While at the New York International Auto Show (NYIAS), I spotted a car that seems to make a lot of sense to me. It surprised me, actually, as the idea of such a car is somewhat useless. No person in the real world would ever use this car to its full potential, but it exists anyway and I love it for that. The car in question is the Dodge Charger Hellcat.

The Hellcat twins are no secret, of course. Ever since Ralph Gilles, President and CEO of SRT, did a massive, smokey burnout in the Challenger Hellcat, they’ve had our attention.

How could they not, both the Challenger and Charger Hellcats house a 6.2 liter supercharged V8 to produce a mind-warping 707 hp. British racing driver, Justin Bell, recently tested out pretty much every big, fast sedan on the market (including the BMW M5) and the Charger Hellcat was faster than them all, with a claimed top speed of 204 mph. But who in their right mind would actually use 707 hp on the street? Nobody, really. There simply isn’t enough open tarmac to allow 707 hp to be unleashed anywhere near civilization.

Which got me thinking of another big sedan whose abilities are similarly unused — The BMW M5.

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The BMW M5 has a 4.4 liter twin-turbo V8 thumper under its hood and can nail 60 mph in under 4 seconds. It also has the handling chops of a leather-lined, four-door Lotus. But what do you think the percentage of M5 buyers that track their car is? Probably less than five percent. It’s an incredibly capable super-sedan, but because it’s also supremely comfortable, most people just buy it as the highest trim level 5 Series. Which isn’t fair to the car, or us enthusiasts who’d give a prized body part just to flog one around a track. But to be fair to those who don’t use it in such a way, the M5 is priced on the wrong side of $90,000 and gets into the six-figures with only few options, so who wants to potentially damage their $100,000 luxury car?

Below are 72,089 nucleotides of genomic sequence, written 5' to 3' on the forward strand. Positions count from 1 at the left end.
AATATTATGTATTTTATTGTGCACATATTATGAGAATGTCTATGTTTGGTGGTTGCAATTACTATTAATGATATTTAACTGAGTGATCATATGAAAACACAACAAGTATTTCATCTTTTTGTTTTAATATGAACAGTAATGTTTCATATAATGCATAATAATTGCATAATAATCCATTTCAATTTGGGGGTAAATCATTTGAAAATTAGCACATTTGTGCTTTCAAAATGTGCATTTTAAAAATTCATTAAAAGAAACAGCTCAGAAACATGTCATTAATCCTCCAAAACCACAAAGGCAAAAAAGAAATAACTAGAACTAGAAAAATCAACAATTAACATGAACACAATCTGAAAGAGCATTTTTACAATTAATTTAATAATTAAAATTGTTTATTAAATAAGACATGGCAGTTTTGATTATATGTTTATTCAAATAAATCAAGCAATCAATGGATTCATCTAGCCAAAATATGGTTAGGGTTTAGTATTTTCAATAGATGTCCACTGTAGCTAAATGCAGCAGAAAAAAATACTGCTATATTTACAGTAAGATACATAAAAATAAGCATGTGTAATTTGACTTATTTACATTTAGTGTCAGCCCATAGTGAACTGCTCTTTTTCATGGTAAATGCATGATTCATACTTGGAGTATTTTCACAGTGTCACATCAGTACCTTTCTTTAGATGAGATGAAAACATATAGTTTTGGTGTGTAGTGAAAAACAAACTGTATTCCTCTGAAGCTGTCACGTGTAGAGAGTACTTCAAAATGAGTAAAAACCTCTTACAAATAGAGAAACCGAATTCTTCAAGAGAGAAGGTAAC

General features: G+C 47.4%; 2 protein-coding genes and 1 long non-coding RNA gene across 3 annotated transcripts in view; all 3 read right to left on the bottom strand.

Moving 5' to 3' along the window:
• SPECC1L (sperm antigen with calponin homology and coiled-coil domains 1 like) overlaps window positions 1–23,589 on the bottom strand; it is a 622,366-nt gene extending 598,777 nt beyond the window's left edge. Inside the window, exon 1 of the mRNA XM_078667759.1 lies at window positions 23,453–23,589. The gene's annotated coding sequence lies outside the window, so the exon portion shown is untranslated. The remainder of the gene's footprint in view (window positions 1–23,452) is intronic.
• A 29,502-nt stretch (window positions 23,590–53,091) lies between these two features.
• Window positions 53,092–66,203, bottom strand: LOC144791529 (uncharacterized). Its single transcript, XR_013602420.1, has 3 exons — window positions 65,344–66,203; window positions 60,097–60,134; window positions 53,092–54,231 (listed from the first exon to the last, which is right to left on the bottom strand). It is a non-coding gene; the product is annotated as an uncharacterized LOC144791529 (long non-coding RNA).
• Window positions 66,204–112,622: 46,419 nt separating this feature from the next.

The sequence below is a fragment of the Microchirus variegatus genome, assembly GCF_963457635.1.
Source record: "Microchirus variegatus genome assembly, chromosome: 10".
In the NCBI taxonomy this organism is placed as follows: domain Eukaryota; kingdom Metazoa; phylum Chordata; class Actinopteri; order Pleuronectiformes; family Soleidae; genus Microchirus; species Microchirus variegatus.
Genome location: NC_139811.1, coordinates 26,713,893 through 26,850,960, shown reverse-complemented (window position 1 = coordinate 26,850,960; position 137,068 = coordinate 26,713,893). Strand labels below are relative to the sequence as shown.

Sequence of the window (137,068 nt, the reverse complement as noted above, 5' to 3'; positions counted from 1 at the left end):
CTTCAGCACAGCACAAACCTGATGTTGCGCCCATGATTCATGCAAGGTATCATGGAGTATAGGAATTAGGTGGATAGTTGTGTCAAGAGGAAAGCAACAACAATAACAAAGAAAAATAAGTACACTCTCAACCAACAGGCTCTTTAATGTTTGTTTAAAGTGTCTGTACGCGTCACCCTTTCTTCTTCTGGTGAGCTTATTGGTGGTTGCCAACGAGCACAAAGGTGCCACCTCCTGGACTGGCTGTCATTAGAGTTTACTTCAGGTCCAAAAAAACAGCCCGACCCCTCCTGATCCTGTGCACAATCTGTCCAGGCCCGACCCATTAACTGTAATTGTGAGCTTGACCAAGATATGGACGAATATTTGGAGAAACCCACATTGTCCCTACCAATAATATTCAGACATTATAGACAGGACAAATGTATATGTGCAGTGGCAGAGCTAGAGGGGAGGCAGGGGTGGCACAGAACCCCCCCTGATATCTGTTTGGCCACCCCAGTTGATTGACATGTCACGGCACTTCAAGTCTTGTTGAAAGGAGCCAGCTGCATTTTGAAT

So, would that make the Charger Hellcat and poor-man’s M5, for lack of a better term? The Charger HC starts at $62,295 which isn’t necessarily cheap either, but it’s more the $30,000 less than the starting price of the M5 and comes similarly equipped and has more power. Granted, the Hellcat can’t/won’t handle the way and M5 can. The Hellcat is more brutish, forcing the tarmac into submission like a stampeding mammoth. The M5 is still a brute, due to its power and weight, but a much more graceful one, think Emmitt Smith of Dancing With The Stars, not the ground-and-pound NFL Running Back.

So the two sedans are a bit different, but they both serves a similar task — to be massively powerful, comfortable, rear-wheel drive sedans, and they both do that excellently. Sure the M5 is much more luxurious and the interior is of a much higher grade, but the Hellcat isn’t exactly a Turkish prison either. And since both cars will rarely be used to their potential, the handling and exact power figures are irrelevant. The simple fact is, both cars are rear-driven sedans which roast their rear tires at will and can ride comfortably in 7th or 8th gear on the highway with four adults seated comfortably. The M5 is the better car, no doubt, but for those who can’t afford one, might the Dodge Charger Hellcat be the low-cost alternative?